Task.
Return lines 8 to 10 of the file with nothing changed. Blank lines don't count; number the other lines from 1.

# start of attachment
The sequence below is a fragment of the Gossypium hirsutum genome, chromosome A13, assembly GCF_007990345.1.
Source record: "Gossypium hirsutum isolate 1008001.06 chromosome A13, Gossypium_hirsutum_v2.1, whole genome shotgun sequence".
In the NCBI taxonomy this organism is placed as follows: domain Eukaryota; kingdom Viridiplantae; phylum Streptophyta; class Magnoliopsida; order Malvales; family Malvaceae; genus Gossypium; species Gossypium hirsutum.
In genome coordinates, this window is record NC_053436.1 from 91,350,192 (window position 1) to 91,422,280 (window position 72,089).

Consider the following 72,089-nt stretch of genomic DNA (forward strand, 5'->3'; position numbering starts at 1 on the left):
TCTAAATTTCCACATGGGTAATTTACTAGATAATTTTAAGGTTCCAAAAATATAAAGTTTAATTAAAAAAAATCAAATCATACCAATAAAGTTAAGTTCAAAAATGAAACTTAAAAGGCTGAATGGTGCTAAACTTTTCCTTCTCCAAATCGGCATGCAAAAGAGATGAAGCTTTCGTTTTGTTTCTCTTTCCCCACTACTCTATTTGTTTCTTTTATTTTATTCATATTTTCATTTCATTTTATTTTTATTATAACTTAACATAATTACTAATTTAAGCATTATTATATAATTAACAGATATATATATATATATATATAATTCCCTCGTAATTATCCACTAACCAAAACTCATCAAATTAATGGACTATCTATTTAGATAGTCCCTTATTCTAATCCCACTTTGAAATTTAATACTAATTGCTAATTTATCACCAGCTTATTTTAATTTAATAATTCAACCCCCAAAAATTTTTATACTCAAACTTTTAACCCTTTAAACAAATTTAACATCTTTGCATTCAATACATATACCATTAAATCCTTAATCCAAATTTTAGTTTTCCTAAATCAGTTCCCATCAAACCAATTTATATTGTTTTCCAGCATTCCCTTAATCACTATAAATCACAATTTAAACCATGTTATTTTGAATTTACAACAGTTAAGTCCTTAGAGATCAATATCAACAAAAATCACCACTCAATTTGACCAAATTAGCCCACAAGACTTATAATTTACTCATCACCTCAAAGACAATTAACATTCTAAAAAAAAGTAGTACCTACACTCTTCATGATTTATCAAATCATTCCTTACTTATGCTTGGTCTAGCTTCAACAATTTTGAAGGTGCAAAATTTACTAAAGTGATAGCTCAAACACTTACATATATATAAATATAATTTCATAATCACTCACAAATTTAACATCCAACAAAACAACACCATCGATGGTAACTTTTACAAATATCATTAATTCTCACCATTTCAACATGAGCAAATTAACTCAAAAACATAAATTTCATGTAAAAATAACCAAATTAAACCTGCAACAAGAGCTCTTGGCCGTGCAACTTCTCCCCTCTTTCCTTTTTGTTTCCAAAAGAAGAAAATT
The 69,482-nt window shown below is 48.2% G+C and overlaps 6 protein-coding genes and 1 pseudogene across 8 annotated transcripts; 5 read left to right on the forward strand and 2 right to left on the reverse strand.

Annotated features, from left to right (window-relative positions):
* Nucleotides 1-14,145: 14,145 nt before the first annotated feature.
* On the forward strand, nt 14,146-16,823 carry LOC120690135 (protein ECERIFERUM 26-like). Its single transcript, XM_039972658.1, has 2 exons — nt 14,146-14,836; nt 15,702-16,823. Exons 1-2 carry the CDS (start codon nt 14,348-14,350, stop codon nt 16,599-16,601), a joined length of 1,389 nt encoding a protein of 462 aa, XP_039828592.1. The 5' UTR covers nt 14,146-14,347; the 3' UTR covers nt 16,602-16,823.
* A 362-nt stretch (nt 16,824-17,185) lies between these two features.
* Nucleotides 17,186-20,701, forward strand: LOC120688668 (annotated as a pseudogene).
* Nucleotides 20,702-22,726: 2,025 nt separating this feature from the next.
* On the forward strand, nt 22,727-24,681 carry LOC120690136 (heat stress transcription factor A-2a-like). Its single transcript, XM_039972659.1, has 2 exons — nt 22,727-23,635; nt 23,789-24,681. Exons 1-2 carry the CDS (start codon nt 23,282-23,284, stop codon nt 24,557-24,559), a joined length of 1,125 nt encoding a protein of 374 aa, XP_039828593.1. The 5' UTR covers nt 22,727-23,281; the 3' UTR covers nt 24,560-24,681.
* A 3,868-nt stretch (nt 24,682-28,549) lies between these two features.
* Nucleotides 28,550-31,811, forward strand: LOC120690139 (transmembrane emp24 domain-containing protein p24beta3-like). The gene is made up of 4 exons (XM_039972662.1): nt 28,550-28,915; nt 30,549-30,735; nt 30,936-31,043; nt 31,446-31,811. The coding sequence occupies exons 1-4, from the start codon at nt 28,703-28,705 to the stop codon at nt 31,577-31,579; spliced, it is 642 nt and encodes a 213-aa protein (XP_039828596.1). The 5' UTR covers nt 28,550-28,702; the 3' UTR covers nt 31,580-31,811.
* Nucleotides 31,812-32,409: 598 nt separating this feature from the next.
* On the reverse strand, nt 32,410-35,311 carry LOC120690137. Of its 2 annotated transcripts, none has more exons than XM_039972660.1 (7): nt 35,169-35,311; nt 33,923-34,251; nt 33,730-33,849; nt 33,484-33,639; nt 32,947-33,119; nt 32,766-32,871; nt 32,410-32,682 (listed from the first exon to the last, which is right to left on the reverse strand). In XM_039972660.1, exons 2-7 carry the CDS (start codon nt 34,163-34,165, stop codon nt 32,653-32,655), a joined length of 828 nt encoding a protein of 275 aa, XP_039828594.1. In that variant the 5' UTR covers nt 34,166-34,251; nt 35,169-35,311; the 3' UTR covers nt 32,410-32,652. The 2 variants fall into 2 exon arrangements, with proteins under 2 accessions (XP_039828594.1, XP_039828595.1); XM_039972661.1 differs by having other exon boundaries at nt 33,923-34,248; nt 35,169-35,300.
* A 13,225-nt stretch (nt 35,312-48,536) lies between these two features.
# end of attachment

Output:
Annotated features, from left to right (window-relative positions):
* Nucleotides 1-14,145: 14,145 nt before the first annotated feature.
* On the forward strand, nt 14,146-16,823 carry LOC120690135 (protein ECERIFERUM 26-like). Its single transcript, XM_039972658.1, has 2 exons — nt 14,146-14,836; nt 15,702-16,823. Exons 1-2 carry the CDS (start codon nt 14,348-14,350, stop codon nt 16,599-16,601), a joined length of 1,389 nt encoding a protein of 462 aa, XP_039828592.1. The 5' UTR covers nt 14,146-14,347; the 3' UTR covers nt 16,602-16,823.